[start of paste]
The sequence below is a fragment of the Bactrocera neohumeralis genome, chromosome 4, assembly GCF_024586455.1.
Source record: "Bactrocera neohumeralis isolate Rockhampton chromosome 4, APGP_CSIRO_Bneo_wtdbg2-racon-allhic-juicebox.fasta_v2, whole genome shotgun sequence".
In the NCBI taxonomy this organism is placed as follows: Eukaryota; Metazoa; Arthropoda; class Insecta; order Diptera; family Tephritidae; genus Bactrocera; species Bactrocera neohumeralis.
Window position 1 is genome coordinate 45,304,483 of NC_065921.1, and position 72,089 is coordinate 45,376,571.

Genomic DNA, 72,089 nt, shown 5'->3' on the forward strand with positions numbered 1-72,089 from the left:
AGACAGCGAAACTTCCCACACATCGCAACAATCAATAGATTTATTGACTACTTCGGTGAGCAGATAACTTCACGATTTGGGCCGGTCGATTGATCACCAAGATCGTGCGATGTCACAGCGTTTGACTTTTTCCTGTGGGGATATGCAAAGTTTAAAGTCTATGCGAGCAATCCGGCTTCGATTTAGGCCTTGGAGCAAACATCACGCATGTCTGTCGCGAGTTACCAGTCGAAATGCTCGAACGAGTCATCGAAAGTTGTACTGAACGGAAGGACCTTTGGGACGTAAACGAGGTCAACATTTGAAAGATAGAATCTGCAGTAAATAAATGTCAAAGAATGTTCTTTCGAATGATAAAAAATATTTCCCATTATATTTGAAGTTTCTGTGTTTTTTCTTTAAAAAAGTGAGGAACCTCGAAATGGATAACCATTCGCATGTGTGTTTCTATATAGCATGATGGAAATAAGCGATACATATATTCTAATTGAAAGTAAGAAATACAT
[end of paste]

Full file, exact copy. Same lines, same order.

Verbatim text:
The sequence below is a fragment of the Bactrocera neohumeralis genome, chromosome 4, assembly GCF_024586455.1.
Source record: "Bactrocera neohumeralis isolate Rockhampton chromosome 4, APGP_CSIRO_Bneo_wtdbg2-racon-allhic-juicebox.fasta_v2, whole genome shotgun sequence".
In the NCBI taxonomy this organism is placed as follows: Eukaryota; Metazoa; Arthropoda; class Insecta; order Diptera; family Tephritidae; genus Bactrocera; species Bactrocera neohumeralis.
Window position 1 is genome coordinate 45,304,483 of NC_065921.1, and position 72,089 is coordinate 45,376,571.

Genomic DNA, 72,089 nt, shown 5'->3' on the forward strand with positions numbered 1-72,089 from the left:
AGACAGCGAAACTTCCCACACATCGCAACAATCAATAGATTTATTGACTACTTCGGTGAGCAGATAACTTCACGATTTGGGCCGGTCGATTGATCACCAAGATCGTGCGATGTCACAGCGTTTGACTTTTTCCTGTGGGGATATGCAAAGTTTAAAGTCTATGCGAGCAATCCGGCTTCGATTTAGGCCTTGGAGCAAACATCACGCATGTCTGTCGCGAGTTACCAGTCGAAATGCTCGAACGAGTCATCGAAAGTTGTACTGAACGGAAGGACCTTTGGGACGTAAACGAGGTCAACATTTGAAAGATAGAATCTGCAGTAAATAAATGTCAAAGAATGTTCTTTCGAATGATAAAAAATATTTCCCATTATATTTGAAGTTTCTGTGTTTTTTCTTTAAAAAAGTGAGGAACCTCGAAATGGATAACCATTCGCATGTGTGTTTCTATATAGCATGATGGAAATAAGCGATACATATATTCTAATTGAAAGTAAGAAATACAT